Last month we wrote about five things to know before tying the knot – income; taxes; debts; support obligations; and future support obligations.
There has been so much positive feedback from that article that I am adding five more things that everyone should know before making a serious commitment to another person:
- Education – What is this person’s education level? Where did they go to school and did they finish their schooling? Is there any outstanding debt from the schooling? Were any certifications or licenses obtained?
- Retirement Plan – Have either of you started any retirement savings? What are your respective goals? For example, are retirement savings sacrosanct, never to be borrowed against or withdrawn, or do either of you view this as a piggy bank? Who is the beneficiary of the retirement plans? While most non-government plans require a spouse to be listed as the beneficiary, many people in this area work in government, and government plans do not require a spouse to be a beneficiary. If you are unmarried has your partner made you the beneficiary of his?
- Health Issues – What is this person’s health history and that of their family? While certainly you would not want to reject someone because of their or their family’s health issues, you do want to be informed so that you make wise decisions and learn about any necessary preventative care or testing that should be performed. If there is a history of a family illness, whether physical or mental, how does the family deal with this and does your partner agree with his family’s choices?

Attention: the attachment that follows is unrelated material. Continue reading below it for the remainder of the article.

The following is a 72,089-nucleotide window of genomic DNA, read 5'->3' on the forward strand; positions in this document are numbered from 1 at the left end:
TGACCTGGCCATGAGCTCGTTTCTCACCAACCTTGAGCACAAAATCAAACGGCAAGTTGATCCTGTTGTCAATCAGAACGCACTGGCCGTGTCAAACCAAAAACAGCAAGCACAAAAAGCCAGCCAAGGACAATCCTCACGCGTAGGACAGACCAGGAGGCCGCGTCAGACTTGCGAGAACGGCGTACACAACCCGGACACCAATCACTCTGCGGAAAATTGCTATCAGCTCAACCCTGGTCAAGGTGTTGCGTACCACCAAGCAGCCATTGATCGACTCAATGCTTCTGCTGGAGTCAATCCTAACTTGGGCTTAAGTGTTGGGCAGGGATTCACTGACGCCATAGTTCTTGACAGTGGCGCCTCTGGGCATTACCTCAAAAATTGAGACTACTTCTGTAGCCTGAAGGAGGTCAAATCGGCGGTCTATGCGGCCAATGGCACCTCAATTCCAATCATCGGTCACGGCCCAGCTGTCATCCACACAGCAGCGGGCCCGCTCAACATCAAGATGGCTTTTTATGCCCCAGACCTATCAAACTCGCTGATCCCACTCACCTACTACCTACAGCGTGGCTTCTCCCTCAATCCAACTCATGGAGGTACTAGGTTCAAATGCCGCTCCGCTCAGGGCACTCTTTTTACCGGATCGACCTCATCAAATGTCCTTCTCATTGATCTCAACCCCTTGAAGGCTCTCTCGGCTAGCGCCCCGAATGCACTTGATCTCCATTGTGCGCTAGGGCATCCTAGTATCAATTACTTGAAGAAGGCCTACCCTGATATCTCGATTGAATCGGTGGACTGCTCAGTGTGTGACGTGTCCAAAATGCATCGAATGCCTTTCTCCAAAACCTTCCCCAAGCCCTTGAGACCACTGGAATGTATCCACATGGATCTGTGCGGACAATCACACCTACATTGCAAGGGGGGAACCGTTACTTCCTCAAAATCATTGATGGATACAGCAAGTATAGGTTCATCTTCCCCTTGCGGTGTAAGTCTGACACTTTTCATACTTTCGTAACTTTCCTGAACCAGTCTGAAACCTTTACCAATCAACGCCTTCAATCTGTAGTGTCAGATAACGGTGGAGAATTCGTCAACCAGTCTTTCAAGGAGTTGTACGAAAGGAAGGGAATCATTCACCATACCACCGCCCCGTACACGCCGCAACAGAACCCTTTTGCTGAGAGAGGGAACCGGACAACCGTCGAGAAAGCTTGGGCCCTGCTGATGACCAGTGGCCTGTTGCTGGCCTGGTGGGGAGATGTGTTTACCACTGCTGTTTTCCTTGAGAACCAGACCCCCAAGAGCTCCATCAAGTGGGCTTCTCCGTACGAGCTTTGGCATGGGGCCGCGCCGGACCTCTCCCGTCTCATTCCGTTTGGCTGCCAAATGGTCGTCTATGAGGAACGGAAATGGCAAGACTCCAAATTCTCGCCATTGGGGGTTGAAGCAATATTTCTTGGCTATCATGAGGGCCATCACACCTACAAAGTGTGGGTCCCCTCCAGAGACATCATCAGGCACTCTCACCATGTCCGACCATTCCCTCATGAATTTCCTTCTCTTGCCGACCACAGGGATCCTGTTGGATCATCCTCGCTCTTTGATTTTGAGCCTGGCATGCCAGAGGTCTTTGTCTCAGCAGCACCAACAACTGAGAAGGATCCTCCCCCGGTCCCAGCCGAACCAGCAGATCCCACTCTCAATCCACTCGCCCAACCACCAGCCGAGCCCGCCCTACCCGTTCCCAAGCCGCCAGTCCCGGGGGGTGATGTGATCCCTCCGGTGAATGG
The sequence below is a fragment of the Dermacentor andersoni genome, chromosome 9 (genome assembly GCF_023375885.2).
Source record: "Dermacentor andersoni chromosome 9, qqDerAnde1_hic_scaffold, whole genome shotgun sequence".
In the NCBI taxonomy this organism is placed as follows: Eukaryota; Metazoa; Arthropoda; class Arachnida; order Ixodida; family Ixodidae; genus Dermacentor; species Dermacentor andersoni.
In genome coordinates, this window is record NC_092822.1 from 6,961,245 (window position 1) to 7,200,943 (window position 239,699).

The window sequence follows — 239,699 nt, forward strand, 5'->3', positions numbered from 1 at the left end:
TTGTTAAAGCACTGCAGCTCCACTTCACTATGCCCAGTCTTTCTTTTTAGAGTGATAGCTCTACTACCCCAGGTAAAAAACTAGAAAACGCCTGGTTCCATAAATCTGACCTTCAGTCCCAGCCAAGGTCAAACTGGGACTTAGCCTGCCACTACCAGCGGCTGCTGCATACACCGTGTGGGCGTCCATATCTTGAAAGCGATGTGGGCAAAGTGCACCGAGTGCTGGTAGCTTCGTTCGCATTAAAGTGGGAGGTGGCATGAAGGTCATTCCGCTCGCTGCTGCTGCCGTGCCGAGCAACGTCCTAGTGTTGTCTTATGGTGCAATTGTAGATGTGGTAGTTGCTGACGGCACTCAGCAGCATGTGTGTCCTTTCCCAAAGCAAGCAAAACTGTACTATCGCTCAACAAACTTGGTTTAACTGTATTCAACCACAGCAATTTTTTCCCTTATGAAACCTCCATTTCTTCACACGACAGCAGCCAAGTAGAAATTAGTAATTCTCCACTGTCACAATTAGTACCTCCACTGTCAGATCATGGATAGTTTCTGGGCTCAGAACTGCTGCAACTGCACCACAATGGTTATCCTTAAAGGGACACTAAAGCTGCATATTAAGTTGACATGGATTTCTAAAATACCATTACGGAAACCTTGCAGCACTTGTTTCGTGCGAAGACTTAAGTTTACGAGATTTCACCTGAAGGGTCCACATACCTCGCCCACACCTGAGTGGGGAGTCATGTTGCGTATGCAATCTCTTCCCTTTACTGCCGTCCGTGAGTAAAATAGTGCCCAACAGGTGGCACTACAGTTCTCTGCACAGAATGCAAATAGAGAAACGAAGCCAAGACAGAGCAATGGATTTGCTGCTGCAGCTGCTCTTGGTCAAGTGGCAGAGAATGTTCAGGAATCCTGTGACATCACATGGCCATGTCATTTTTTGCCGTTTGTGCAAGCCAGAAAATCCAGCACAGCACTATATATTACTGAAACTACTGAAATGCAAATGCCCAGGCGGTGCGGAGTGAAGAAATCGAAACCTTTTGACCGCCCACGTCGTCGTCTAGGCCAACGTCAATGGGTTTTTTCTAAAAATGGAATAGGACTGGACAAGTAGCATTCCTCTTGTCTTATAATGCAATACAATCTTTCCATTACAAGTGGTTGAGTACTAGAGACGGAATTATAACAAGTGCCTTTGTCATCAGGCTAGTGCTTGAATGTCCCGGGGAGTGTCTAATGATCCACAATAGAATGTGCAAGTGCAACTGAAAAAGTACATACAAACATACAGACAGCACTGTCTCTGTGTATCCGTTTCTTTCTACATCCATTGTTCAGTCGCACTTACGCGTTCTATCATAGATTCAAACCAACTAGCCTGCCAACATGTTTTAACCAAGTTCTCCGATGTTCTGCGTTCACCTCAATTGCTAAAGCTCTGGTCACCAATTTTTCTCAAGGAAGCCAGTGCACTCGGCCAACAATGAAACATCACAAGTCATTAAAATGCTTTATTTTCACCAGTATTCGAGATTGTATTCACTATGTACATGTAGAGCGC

- Insurance – Life; Medical; Disability, etc. – Does your partner have any? Who is covered? Who is the beneficiary? Are the payments current? Will these policies include you and your children, and if not, what is the reason for that? If there is life insurance, do you know the carrier, account number, and the death benefit? It does not help for your spouse to pass away and you “believe” there is some life insurance and then find out that is not true.
- Criminal History – While everyone is entitled to make mistakes (and hopefully learn from them), you should be aware if the other person has a criminal history, what it involves, and, if any limitations exist effecting terms of employment, ability to move, etc. More significantly, did this person learn from their criminal history or are they doomed to repeat the pattern? Sadly, this is often the case with issues regarding substance abuse such as driving while intoxicated, or thefts to feed a drug habit.
While these are topics that may come up early in a relationship, or at least prior to having children, more often than not, I see people who have little to no information on any these issues, and if they had, perhaps would have made different decisions. Ask the right questions so you are not “too little, too late” in finding out about your partner.